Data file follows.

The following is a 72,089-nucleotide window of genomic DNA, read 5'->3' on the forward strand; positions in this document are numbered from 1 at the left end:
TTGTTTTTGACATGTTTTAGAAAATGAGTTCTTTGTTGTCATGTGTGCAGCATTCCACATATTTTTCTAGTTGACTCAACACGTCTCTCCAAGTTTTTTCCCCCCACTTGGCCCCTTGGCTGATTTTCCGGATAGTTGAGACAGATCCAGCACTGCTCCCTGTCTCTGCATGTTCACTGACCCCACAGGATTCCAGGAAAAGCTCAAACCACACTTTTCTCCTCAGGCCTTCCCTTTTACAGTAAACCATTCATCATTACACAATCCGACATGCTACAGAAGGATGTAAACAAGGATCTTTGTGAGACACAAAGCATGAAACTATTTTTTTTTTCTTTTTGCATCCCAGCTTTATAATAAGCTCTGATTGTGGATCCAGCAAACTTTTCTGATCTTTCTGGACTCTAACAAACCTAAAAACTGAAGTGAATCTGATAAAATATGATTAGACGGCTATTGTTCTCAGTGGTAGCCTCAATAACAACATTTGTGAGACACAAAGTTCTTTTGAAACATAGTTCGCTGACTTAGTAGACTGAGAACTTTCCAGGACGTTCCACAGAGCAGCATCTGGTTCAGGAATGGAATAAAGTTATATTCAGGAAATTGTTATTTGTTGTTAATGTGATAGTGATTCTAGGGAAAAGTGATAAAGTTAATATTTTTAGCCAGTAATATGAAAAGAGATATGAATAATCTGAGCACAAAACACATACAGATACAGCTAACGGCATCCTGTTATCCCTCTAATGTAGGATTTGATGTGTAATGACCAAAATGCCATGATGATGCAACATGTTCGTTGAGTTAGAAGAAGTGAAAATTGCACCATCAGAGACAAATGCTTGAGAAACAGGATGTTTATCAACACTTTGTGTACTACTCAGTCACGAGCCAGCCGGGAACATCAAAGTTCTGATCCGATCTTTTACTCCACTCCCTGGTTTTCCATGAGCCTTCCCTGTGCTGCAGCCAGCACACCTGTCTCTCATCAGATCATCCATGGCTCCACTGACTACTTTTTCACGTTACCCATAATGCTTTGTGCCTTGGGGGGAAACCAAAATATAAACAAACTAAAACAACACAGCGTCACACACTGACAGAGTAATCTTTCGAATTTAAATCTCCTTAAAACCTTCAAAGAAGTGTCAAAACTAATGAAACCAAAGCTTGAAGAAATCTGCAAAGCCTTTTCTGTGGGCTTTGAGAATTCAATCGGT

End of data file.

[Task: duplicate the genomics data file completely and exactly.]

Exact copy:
The following is a 72,089-nucleotide window of genomic DNA, read 5'->3' on the forward strand; positions in this document are numbered from 1 at the left end:
TTGTTTTTGACATGTTTTAGAAAATGAGTTCTTTGTTGTCATGTGTGCAGCATTCCACATATTTTTCTAGTTGACTCAACACGTCTCTCCAAGTTTTTTCCCCCCACTTGGCCCCTTGGCTGATTTTCCGGATAGTTGAGACAGATCCAGCACTGCTCCCTGTCTCTGCATGTTCACTGACCCCACAGGATTCCAGGAAAAGCTCAAACCACACTTTTCTCCTCAGGCCTTCCCTTTTACAGTAAACCATTCATCATTACACAATCCGACATGCTACAGAAGGATGTAAACAAGGATCTTTGTGAGACACAAAGCATGAAACTATTTTTTTTTTCTTTTTGCATCCCAGCTTTATAATAAGCTCTGATTGTGGATCCAGCAAACTTTTCTGATCTTTCTGGACTCTAACAAACCTAAAAACTGAAGTGAATCTGATAAAATATGATTAGACGGCTATTGTTCTCAGTGGTAGCCTCAATAACAACATTTGTGAGACACAAAGTTCTTTTGAAACATAGTTCGCTGACTTAGTAGACTGAGAACTTTCCAGGACGTTCCACAGAGCAGCATCTGGTTCAGGAATGGAATAAAGTTATATTCAGGAAATTGTTATTTGTTGTTAATGTGATAGTGATTCTAGGGAAAAGTGATAAAGTTAATATTTTTAGCCAGTAATATGAAAAGAGATATGAATAATCTGAGCACAAAACACATACAGATACAGCTAACGGCATCCTGTTATCCCTCTAATGTAGGATTTGATGTGTAATGACCAAAATGCCATGATGATGCAACATGTTCGTTGAGTTAGAAGAAGTGAAAATTGCACCATCAGAGACAAATGCTTGAGAAACAGGATGTTTATCAACACTTTGTGTACTACTCAGTCACGAGCCAGCCGGGAACATCAAAGTTCTGATCCGATCTTTTACTCCACTCCCTGGTTTTCCATGAGCCTTCCCTGTGCTGCAGCCAGCACACCTGTCTCTCATCAGATCATCCATGGCTCCACTGACTACTTTTTCACGTTACCCATAATGCTTTGTGCCTTGGGGGGAAACCAAAATATAAACAAACTAAAACAACACAGCGTCACACACTGACAGAGTAATCTTTCGAATTTAAATCTCCTTAAAACCTTCAAAGAAGTGTCAAAACTAATGAAACCAAAGCTTGAAGAAATCTGCAAAGCCTTTTCTGTGGGCTTTGAGAATTCAATCGGT